Work experience

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If you are a placement provider then it is yourself that has primary responsibility for the health and safety of the student

Author: Roxanne Bradley
Published:
Reading time: 2 minutes

This article is 5 years old.

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Its approaching that time of year whereby you may have agreed to have students in the workplace as part of their work experience.

If you are a placement provider (employer) then it is yourself that has primary responsibility for the health and safety of the student and should be managing any significant risks.

If you are new to taking students for work experience, talk through what the student will do and any relevant precautions. It might be helpful to make a note of your conversation. There’s no reason why you cannot talk to the parents to ensure you know in advance about any students who might be at greater risk, for example due to health conditions or learning difficulties.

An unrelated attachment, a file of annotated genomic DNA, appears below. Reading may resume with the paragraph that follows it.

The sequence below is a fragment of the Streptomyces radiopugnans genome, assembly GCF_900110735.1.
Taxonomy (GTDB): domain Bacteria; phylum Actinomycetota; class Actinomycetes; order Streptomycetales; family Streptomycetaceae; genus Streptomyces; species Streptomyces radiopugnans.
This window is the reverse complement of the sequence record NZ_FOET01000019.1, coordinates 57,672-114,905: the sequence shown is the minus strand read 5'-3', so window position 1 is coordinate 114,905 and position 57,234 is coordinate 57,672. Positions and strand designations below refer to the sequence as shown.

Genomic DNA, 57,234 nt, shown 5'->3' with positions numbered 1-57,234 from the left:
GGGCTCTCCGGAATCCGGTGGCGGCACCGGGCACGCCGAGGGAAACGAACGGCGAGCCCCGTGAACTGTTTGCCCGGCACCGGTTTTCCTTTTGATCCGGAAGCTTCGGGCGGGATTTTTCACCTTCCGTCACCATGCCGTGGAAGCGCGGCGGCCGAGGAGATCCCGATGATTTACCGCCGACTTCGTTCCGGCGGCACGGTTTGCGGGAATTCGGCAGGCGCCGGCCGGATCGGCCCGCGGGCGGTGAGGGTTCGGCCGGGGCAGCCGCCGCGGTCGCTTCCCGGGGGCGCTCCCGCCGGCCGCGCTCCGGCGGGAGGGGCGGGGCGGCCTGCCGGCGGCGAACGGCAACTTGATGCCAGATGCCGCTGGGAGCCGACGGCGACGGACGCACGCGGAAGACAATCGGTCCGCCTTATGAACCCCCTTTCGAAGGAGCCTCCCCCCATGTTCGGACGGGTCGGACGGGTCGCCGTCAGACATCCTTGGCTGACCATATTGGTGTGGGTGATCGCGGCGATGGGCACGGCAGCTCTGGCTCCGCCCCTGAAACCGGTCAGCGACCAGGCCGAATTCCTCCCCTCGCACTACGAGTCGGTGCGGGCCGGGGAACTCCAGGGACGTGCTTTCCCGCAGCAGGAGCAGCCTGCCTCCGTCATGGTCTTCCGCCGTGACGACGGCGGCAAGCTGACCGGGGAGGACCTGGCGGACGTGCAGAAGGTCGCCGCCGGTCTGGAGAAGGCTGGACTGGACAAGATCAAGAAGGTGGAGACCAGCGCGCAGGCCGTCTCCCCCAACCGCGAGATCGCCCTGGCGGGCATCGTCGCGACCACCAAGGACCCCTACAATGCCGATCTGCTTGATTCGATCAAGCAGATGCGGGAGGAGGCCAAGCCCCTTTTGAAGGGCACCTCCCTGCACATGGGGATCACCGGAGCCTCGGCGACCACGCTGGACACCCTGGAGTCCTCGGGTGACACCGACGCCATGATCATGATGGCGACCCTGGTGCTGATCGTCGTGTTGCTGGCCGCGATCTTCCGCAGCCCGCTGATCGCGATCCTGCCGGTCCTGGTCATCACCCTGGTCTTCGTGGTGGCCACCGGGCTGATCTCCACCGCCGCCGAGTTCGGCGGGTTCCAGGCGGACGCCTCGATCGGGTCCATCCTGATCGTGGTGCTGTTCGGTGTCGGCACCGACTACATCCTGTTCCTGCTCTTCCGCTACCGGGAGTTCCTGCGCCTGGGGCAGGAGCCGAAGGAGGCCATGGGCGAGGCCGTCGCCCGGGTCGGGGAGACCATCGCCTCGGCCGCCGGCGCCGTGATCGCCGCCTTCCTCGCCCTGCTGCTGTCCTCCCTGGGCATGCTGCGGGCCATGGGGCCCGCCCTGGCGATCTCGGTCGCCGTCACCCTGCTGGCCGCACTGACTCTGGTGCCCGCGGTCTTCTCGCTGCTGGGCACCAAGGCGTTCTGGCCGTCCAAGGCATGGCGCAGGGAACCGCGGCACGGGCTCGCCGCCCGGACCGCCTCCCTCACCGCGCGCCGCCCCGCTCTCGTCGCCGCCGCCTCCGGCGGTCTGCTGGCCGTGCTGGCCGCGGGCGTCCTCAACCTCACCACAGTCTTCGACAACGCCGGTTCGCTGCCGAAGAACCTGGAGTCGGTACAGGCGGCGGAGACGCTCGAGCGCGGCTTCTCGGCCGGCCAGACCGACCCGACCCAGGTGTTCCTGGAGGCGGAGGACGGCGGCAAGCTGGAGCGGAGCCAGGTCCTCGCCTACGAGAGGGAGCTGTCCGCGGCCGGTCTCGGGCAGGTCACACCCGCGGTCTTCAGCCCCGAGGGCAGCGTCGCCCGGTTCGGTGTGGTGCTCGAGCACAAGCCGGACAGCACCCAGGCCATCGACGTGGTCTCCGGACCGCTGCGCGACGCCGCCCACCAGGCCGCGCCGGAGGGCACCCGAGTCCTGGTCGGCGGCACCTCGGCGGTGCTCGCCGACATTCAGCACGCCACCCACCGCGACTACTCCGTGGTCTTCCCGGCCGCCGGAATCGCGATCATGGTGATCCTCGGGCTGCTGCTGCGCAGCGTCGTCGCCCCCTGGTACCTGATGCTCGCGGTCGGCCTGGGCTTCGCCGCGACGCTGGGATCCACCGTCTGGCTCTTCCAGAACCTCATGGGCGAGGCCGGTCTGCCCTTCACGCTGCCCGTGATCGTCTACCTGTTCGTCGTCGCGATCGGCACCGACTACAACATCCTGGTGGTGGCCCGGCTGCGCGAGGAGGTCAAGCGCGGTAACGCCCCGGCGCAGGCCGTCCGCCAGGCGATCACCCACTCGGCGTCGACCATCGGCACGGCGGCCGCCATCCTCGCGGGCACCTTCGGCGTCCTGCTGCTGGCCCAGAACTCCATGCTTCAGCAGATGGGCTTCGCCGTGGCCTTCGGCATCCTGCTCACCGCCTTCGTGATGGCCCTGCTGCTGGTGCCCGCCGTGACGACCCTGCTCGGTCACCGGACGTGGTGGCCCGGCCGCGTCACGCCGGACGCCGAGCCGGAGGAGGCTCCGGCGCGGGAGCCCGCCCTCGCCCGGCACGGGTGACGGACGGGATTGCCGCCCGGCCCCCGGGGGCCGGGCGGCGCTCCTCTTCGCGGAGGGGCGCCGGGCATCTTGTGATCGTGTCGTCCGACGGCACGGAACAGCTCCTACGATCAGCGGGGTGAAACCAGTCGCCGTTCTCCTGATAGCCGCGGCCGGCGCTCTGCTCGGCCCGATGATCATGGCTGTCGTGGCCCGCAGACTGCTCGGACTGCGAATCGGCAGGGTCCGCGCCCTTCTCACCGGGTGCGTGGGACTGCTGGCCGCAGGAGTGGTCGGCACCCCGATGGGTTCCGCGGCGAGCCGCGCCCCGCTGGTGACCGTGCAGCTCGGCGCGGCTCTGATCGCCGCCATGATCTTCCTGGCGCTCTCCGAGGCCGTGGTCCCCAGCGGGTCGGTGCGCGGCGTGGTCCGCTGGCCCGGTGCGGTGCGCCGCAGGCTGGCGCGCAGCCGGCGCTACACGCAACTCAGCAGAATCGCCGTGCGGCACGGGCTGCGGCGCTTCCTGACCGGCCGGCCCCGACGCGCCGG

Different working environments will have different degrees of risk. A low risk environment would be a office. For the environment with a increased risk, ensure there are arrangements in place for managing these risks. This could include a induction, supervision, training and any equipment or clothing necessary.

It Is also worth remembering that students do fall into the bracket as “young workers” so you need to be aware of these further protections, as below.

•    Young workers are entitled to two days off per week.
A daily rest break of 12 consecutive hours (the break between finishing work one day and starting work the next).

•    A rest break of at least 30 minutes if the working day lasts more than 4.5 hours.

•    Young workers normally will not work more than 8 hours a day and 40 hours a week.

It is important that student know how to and feel comfortable to raise any concerns they may have.

Roxanne Bradley

Legal Advisor

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